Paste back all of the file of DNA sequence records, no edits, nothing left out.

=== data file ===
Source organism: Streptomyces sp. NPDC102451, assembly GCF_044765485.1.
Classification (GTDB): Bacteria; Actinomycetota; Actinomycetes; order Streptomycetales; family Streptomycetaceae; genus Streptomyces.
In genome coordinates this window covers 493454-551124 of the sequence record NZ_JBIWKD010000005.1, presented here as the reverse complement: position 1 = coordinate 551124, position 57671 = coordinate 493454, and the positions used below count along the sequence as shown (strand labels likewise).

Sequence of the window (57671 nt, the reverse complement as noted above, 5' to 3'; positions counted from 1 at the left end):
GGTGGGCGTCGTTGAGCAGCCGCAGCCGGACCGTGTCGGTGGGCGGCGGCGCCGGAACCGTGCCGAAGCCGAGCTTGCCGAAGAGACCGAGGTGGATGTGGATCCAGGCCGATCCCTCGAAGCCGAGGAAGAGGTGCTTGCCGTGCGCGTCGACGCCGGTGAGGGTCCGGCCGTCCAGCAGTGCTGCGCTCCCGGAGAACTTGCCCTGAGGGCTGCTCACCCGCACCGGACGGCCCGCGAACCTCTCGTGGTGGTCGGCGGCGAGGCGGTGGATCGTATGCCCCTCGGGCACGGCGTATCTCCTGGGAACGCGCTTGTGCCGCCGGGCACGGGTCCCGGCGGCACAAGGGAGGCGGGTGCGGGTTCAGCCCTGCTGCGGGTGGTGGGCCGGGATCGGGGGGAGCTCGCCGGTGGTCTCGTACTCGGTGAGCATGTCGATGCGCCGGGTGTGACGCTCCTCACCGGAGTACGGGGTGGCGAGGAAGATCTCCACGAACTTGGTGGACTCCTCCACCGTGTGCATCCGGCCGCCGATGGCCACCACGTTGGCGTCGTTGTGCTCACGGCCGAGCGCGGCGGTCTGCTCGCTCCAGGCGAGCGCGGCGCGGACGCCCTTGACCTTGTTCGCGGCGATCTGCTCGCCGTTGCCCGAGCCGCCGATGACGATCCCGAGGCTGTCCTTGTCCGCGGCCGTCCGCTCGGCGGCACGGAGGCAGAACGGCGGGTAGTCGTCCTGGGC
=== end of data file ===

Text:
Source organism: Streptomyces sp. NPDC102451, assembly GCF_044765485.1.
Classification (GTDB): Bacteria; Actinomycetota; Actinomycetes; order Streptomycetales; family Streptomycetaceae; genus Streptomyces.
In genome coordinates this window covers 493454-551124 of the sequence record NZ_JBIWKD010000005.1, presented here as the reverse complement: position 1 = coordinate 551124, position 57671 = coordinate 493454, and the positions used below count along the sequence as shown (strand labels likewise).

Sequence of the window (57671 nt, the reverse complement as noted above, 5' to 3'; positions counted from 1 at the left end):
GGTGGGCGTCGTTGAGCAGCCGCAGCCGGACCGTGTCGGTGGGCGGCGGCGCCGGAACCGTGCCGAAGCCGAGCTTGCCGAAGAGACCGAGGTGGATGTGGATCCAGGCCGATCCCTCGAAGCCGAGGAAGAGGTGCTTGCCGTGCGCGTCGACGCCGGTGAGGGTCCGGCCGTCCAGCAGTGCTGCGCTCCCGGAGAACTTGCCCTGAGGGCTGCTCACCCGCACCGGACGGCCCGCGAACCTCTCGTGGTGGTCGGCGGCGAGGCGGTGGATCGTATGCCCCTCGGGCACGGCGTATCTCCTGGGAACGCGCTTGTGCCGCCGGGCACGGGTCCCGGCGGCACAAGGGAGGCGGGTGCGGGTTCAGCCCTGCTGCGGGTGGTGGGCCGGGATCGGGGGGAGCTCGCCGGTGGTCTCGTACTCGGTGAGCATGTCGATGCGCCGGGTGTGACGCTCCTCACCGGAGTACGGGGTGGCGAGGAAGATCTCCACGAACTTGGTGGACTCCTCCACCGTGTGCATCCGGCCGCCGATGGCCACCACGTTGGCGTCGTTGTGCTCACGGCCGAGCGCGGCGGTCTGCTCGCTCCAGGCGAGCGCGGCGCGGACGCCCTTGACCTTGTTCGCGGCGATCTGCTCGCCGTTGCCCGAGCCGCCGATGACGATCCCGAGGCTGTCCTTGTCCGCGGCCGTCCGCTCGGCGGCACGGAGGCAGAACGGCGGGTAGTCGTCCTGGGC